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S’porean woman experiences voyeurism incident, netizens say she deserves it

Singaporean Daisy Mitchell, (@Daizamazze on Tiktok) never anticipated her journey home to be disrupted. Daisy was at Tanah Merah MRT station at approximately 10pm at night when she suspected a man had followed and taken lewd photographs of her. She caught him red-handed mid-capture and confronted him.

The man’s instincts were to pretend to call a friend, despite his phone screen showing his photos. Firmly, Daisy demanded he delete her images and reported the incident to the SMRT staff at the control station.

“I was stunned, and shocked. I was in disbelief that it was really happening. What really shook me was how many photos he took (of me). I thought it was a video at first but ended up being several photos of me getting up and off of the train.”

Daisy shadowed the man trying to look over his shoulder, to see what was on his phone.

“When I saw that he was swiping through the pictures of me, I called out for him to delete them. He ignored me and kept walking away. I followed him and kept shouting until we were on the stairs and I was right next to him,” she continued.

Throughout the confrontation, she had simultaneously recorded a video and uploaded it to social media platform TikTok. Her intention for posting it was to encourage others who might have faced similar incidents to be brave and stand their ground.

Credit: Daizamazze, TikTok

The video has since garnered over 1.4 million views since it was uploaded on 28 February 2023.

With the reach it generated, the incident brought about mixed opinions in her comments section.

There were netizens who came forward to share their own unfortunate experiences.

Photo: Daizamazze, TikTok

The documented video seemed to provide a safe space for others to share their own stories. However, alongside the netizens who commended Daisy for her courageousness in confronting the perpetrator, there were others who accused her of “asking for it”.

Not about what you wear

Photo: Daizamazze, TikTok

Daisy was on the way home clad in a simple white t-shirt, leggings, and sneakers. The most common question in her comments was: why was she not dressed “appropriately”, hence attributing the voyeurism incident to her choice of outfit.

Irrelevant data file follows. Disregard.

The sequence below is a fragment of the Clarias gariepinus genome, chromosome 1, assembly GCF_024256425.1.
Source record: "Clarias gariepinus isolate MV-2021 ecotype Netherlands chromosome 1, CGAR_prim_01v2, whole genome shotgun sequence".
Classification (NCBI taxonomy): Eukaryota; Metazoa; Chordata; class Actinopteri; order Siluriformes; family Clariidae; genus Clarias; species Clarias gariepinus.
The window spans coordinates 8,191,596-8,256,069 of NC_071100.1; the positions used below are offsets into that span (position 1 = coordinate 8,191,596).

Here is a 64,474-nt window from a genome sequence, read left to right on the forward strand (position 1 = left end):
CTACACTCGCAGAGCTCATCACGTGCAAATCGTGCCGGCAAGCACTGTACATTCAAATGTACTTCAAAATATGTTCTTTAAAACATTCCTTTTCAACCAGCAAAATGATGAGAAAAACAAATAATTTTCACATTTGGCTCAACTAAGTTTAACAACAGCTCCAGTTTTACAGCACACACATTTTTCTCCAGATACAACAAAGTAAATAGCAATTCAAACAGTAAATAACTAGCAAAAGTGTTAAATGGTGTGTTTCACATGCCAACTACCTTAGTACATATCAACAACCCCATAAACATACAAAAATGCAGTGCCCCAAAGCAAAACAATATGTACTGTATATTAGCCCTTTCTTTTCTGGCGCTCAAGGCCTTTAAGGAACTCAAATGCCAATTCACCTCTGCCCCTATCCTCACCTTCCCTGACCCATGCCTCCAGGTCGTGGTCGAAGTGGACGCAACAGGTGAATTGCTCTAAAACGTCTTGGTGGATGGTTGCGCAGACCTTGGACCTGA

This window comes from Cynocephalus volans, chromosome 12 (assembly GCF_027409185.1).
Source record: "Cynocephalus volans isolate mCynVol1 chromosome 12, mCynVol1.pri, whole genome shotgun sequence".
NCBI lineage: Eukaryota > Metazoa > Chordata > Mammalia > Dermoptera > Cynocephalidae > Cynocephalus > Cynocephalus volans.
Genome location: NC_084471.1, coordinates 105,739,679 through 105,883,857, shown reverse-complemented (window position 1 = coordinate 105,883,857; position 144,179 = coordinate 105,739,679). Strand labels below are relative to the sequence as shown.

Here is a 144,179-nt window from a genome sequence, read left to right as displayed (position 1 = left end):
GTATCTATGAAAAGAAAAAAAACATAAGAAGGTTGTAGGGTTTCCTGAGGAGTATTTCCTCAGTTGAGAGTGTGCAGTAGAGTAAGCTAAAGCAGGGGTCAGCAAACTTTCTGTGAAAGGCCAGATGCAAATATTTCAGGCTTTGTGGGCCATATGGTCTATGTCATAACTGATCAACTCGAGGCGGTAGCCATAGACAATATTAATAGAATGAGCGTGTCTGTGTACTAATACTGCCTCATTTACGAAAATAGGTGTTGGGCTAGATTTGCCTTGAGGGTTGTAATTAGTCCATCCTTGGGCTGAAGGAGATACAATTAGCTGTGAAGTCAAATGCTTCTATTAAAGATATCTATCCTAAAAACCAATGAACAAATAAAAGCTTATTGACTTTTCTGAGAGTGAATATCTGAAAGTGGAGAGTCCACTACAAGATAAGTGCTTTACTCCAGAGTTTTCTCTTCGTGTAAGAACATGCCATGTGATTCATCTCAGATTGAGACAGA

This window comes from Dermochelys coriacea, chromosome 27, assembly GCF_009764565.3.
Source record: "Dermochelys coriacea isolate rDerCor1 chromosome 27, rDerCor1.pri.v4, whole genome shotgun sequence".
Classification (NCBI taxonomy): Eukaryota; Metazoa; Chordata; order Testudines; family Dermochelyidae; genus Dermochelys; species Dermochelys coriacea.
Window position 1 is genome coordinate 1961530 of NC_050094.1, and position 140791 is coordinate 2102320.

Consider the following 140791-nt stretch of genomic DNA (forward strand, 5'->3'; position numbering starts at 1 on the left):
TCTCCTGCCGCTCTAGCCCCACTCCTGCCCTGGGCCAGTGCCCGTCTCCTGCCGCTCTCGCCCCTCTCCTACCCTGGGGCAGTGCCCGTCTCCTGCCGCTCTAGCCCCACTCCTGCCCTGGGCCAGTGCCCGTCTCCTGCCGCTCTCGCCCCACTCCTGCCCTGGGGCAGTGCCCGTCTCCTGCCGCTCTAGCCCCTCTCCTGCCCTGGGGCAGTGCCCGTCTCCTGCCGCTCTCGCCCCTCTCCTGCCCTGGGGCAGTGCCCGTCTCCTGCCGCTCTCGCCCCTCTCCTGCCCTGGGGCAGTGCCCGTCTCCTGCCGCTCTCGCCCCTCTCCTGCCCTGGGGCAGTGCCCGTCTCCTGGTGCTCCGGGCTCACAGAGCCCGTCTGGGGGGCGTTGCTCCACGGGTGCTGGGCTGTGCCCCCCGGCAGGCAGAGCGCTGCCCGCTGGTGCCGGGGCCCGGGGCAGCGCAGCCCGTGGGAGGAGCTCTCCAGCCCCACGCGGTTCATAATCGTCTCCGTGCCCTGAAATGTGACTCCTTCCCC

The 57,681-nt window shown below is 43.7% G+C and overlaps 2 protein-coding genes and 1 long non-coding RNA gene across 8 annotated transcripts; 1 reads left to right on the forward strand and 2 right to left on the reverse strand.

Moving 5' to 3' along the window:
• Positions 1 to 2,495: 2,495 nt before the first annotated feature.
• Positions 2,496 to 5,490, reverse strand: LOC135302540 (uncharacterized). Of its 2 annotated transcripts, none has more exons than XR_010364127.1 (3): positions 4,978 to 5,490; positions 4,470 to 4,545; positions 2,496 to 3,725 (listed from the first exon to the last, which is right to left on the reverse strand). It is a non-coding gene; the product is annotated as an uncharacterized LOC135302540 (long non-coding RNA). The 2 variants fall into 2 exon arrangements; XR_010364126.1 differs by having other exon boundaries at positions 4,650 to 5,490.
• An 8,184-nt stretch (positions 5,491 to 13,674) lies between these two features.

Photo: Daizamazze, TikTok

Another user - whose account has since been deactivated - also referenced Daisy’s Instagram account, stating that her bikini images were already suggestive, hence she shouldn’t be affected by the incident.

Photo: Daizamazze, TikTok

Some even told her she should be honoured that the men took unconsented images of her. Another pulled in her reputation as an influencer, and claimed she was overreacting for the clout.

Photo: Daizamazze, TikTok

Although many comments quickly stepped in to defend Daisy, a survey conducted by Ipsos in 2019 targeted at attitudes on gender equality, sexual harassment and the #MeToo movement found that 45% of over 1,000 respondents agreed that “women who wear revealing clothes should not complain if men make comments about their appearance”.

We break down the term ‘appropriate clothing’; what deems an outfit appropriate, and who is it appropriate for. Formal workplaces have a formal dress code. Other industries might lean more toward smart casual or a “casual, but no slippers” attire. In rare cases, comfort is prioritised and even pyjamas are accepted. Despite these attire guides, voyeurism still occurs even in the workplace.

According to an article by CNA, from January to September 2022, 321 cases of voyeurism were reported to police in Singapore. In 2021, 467 reports were made, and in 2020, 394 cases.

Such crimes were found prevalent across MRT stations, shopping malls and even within workplaces.

The comments that call out Daisy’s “inappropriate dressing” breed a victim-blaming mentality, and imply that victims should be responsible for such incidents when they occur.

Photo: Junie Foo, CNA

As the world changes, our mindset has to change with it. It should no longer be about ‘I’ or ‘women’ versus ‘men’.

Everyone deserves to be valued on equal ground. Just as much as we encourage society to express themselves and embrace their individuality, everyone should also be taught the importance of consent and respect.

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